On the night of Nov. 26, 2008, I was at Leopold Café. I remember going on an early Christmas shopping spree earlier that day and being completely exhausted. Brunching myself back to life didn’t seem like a bad idea at the time – if only I had known what was to come. If I could go back in time, would I have made the same choices?
Leo’s was packed to the gills. I vividly recall the front desk informing us that we would have to wait another 30 minutes just to enter the cafe, which was running behind schedule. I was beginning to become impatient, nagging and pestering my friends to go someplace else. But they insisted, and we quickly became engrossed in our usual chit chat just like a group of girls would on any other night. However, that night in particular was different, and nothing could prepare me for what was to unfold. Unbeknownst to me, this small inconvenience in my life would be the difference between life and death.
Not far from the café, armed men were docked at the city’s waterfront. They hijacked several cars and split into three groups, one of those groups entering the café.
Thirty minutes later, I was acutely aware of my phone’s constant alternating beep and buzz, filled with texts and calls from my now frantic mother. I began to reiterate that I would be back home in exactly 20 minutes. After all, I was only a 4-mile drive from home. Because we frequented the café, the server knew we preferred to sit by the windows on the second level. Soon after I received the message from my mom, one of my friend’s asked me to accompany her to the restroom. Destiny intervened to save our lives. While I was waiting for my friend and dabbing away on my phone, I heard what I thought were fireworks, but with an intensity that was deafeningly loud.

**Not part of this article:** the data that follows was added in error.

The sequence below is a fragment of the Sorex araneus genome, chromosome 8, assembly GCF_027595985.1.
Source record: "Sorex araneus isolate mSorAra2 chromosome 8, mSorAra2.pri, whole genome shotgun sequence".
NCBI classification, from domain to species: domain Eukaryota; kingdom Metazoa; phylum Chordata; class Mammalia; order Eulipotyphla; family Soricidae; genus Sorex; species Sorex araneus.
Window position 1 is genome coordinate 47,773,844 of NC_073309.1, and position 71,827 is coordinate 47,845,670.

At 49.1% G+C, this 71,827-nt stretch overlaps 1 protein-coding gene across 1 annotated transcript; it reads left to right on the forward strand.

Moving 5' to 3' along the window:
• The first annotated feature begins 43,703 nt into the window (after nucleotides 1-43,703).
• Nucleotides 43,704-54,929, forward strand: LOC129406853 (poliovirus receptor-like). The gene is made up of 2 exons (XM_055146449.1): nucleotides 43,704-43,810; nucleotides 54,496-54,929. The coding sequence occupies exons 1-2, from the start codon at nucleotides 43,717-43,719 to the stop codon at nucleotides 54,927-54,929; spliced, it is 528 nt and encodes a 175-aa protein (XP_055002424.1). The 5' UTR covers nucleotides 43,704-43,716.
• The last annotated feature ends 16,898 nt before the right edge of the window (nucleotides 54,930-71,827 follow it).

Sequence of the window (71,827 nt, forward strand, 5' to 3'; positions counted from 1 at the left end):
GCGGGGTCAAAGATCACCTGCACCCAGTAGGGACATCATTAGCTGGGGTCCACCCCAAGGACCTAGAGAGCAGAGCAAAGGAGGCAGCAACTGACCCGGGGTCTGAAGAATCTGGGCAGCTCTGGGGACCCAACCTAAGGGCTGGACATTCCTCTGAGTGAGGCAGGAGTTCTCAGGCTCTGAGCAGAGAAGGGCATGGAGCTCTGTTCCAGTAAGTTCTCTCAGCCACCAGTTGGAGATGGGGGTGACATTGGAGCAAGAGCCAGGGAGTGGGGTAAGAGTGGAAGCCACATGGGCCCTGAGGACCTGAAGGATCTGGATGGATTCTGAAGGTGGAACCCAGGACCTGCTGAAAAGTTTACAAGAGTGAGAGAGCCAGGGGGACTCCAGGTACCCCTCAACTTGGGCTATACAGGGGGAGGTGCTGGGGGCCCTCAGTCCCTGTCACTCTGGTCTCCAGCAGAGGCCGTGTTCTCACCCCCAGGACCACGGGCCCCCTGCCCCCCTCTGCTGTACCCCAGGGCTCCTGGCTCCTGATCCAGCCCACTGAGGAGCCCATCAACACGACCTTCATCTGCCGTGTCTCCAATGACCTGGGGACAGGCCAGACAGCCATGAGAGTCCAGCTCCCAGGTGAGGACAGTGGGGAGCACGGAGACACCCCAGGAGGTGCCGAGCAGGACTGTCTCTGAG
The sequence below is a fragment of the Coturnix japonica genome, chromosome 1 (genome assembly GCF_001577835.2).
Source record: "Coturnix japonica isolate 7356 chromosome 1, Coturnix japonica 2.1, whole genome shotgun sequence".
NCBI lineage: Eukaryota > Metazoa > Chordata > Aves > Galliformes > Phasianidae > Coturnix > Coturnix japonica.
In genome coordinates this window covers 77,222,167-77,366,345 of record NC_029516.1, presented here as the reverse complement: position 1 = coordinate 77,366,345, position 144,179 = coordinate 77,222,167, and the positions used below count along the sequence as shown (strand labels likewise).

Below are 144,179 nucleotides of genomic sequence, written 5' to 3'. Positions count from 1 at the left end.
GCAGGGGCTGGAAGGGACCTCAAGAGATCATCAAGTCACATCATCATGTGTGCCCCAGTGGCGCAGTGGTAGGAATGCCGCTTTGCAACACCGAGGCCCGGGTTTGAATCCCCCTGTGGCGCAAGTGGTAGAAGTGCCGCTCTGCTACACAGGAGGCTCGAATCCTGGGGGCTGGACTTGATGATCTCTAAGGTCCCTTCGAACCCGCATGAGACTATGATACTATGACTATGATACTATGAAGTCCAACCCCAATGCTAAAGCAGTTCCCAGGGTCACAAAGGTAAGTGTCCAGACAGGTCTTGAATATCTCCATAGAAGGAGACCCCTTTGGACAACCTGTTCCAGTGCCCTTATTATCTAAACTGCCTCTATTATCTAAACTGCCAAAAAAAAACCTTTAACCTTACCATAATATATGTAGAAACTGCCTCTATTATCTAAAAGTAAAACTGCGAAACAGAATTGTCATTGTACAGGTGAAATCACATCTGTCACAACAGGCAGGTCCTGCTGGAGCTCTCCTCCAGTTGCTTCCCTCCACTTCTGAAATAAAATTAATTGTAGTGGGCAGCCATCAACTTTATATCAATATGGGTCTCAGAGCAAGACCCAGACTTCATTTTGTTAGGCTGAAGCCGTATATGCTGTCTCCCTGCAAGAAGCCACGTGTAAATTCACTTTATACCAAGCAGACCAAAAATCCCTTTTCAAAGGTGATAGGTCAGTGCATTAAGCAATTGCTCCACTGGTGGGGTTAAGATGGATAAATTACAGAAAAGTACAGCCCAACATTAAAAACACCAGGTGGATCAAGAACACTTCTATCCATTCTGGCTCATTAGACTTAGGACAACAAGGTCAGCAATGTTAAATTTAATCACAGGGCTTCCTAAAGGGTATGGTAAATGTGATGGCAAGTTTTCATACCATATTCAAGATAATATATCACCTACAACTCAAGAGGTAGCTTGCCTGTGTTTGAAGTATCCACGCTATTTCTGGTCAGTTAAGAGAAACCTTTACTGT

Before this moment, I had never heard the sound of gunshots in my entire existence. To hear the sound of fireworks at this hour was confusing to me. But this was different, and the flashes of light that accompanied were not fantasmic, rather horrific. Just then, an elderly woman came running into the restroom, her arms wrapped around her rib cage, frantically trying to stop her profuse bleeding. My blood ran cold from the sight of what was in front of me. My first instinct was to help her, but she kept yelling at us to turn around and leave.
I’d always heard of the phrase “feet stuck to the ground,” but it wasn’t until this moment that I’d actually experienced it myself. My heart was pounding and rising in tandem with my pulse as I began robotically running without a particular destination in mind. What I did not know at that time was that the sound was grenades and bullets instead of firecrackers. I was in the middle of a major terrorist attack.
In complete silence and darkness, I sat cross-legged on the restroom sink. Looking in the restroom mirror with my tear-stained face, I found myself in a situation I never thought I’d be in. There was chaos, panic and fear as people ran everywhere– within just a few minutes the men had opened fire in all directions. A few people miraculously remained calm, while others had fainted or were in a state of shock. The bomb blast, the sound of gunfire and the fire engulfing the area was petrifying. Even though crying helps no one, that’s all I could bring myself to do. My phone began to ring with frantic calls from my parents, but I had no idea what to say to them. Would I even live another day?